You would realize that the extra money would come out of your own pocket. If only one employee received an extra $2 per hour, that might not be so bad. But if word got out that someone was getting a higher wage (and it is hard to keep this kind of secret), you would have to deal with a bunch of angry employees demanding the same raise. Giving more employees a higher pay could put you out of business. Think about all the factors in this situation: 1) the local property, school, state, and federal income tax you pay, 2) the jobs you have created and how bad it would be for your employees if those jobs went away, 3) the charitable contributions you would not be able to make if the business went down, 4) the legality of paying minimum wage, and 5) your employees’ ability to improve their skills and establish a good work record and earning the good feeling of not being dependent on welfare. You might conclude that you are doing more than many other people to address societal problems. You might also say to yourself, “I had nothing to do with the applicant not having the skills to justify the wage she desires.” Could anyone fairly call you greedy if you decided to hire the next person in line? I, for one, cannot see how paying the minimum wage or hiring the next person in line could fairly be described as an “excessive. . . desire . . . for wealth or possessions.” Yet the applicant might very well assume that the owner of the janitorial service was just being greedy.
When it comes to employee pay in larger companies, the number of dollars and people involved are greater. Usually, there is a smaller percentage of employees who earn minimum wage, but everyone in the company wants to be paid more. In short, the same dynamics and issues confronting the janitorial service company are at play in large companies as well. The factors considered when it comes to employee pay in all companies rarely has anything to do with greed.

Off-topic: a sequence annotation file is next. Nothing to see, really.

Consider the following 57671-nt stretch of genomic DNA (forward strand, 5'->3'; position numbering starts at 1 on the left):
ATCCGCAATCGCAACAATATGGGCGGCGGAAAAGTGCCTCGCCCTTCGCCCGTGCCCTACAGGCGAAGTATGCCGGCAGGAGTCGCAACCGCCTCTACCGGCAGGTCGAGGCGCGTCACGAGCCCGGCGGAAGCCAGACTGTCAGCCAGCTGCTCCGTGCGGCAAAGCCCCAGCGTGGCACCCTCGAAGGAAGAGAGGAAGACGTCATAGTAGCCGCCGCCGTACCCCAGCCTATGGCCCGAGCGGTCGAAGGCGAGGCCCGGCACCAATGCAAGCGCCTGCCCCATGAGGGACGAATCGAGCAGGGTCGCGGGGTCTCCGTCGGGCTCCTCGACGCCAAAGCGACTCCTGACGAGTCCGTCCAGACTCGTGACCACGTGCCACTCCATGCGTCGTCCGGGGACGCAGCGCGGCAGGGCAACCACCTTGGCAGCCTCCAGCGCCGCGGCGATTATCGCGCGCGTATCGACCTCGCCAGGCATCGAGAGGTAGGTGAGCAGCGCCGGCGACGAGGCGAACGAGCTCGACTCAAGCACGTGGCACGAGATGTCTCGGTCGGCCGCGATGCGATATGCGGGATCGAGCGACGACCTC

The Golden State Warriors basketball team pays its star player, Kevin Durant, $65 million a year. Do you think the team owners would not prefer to pay him $64 million or $32 million (or minimum wage)? Do you think the McDonald’s franchise owners want to pay their store managers more than the minimum wage? Do you think the board of directors (who usually own stock in the company) of any company wants to pay the CEO a penny more than it must to hire and keep him or her? If you do, please think again. It is not an overstatement to say that all employers pay their employees more than they would prefer.
Obviously, owners would make more money if they paid their employees less. This is true of both greedy employers and employers who are not greedy. The reason employers do not pay less is that in a free market employers cannot pay much less than the value of the products of an employee’s labor. If an employer were to attempt to pay much less than that amount, an employee would likely find another employer willing to pay the value of his or her labor—i.e., the employee on whom the employer makes too much money will soon be working at another company. This is because an underpaid employee in one company is an opportunity for profit for another company. If an employer pays its employees more than their labor is worth, the company must charge more for the products it sells to earn enough profit to stay in business. So if companies pay employees substantially more than the value of their labor, their prices will be higher than their competitors’ prices for the same products. (We all know how that story would end.)
When the Warriors hired Durant, the owners must have believed that the value of him being on the team was worth more than his pay (otherwise they wouldn’t have offered to pay that much). If Durant was worth $66 million a year to the team, but the owners thought no other team would offer to pay him more than $64.9 million, it would have made sense for the owners to offer him $65 million. (That owners desire to make a profit on a $65 million investment should not be a surprise or something to be alarmed about. If owners do not expect to make money on an investment, they will not make the investment.) If Durant believed $65 million a year was the best offer he could get, he would agree to be “exploited” to the tune of $1 million per year (his other choice being to accept a $64.9 million offer from another team). Note that this describes a voluntary transaction in which both parties believe they will be better off after the deal — a win-win situation.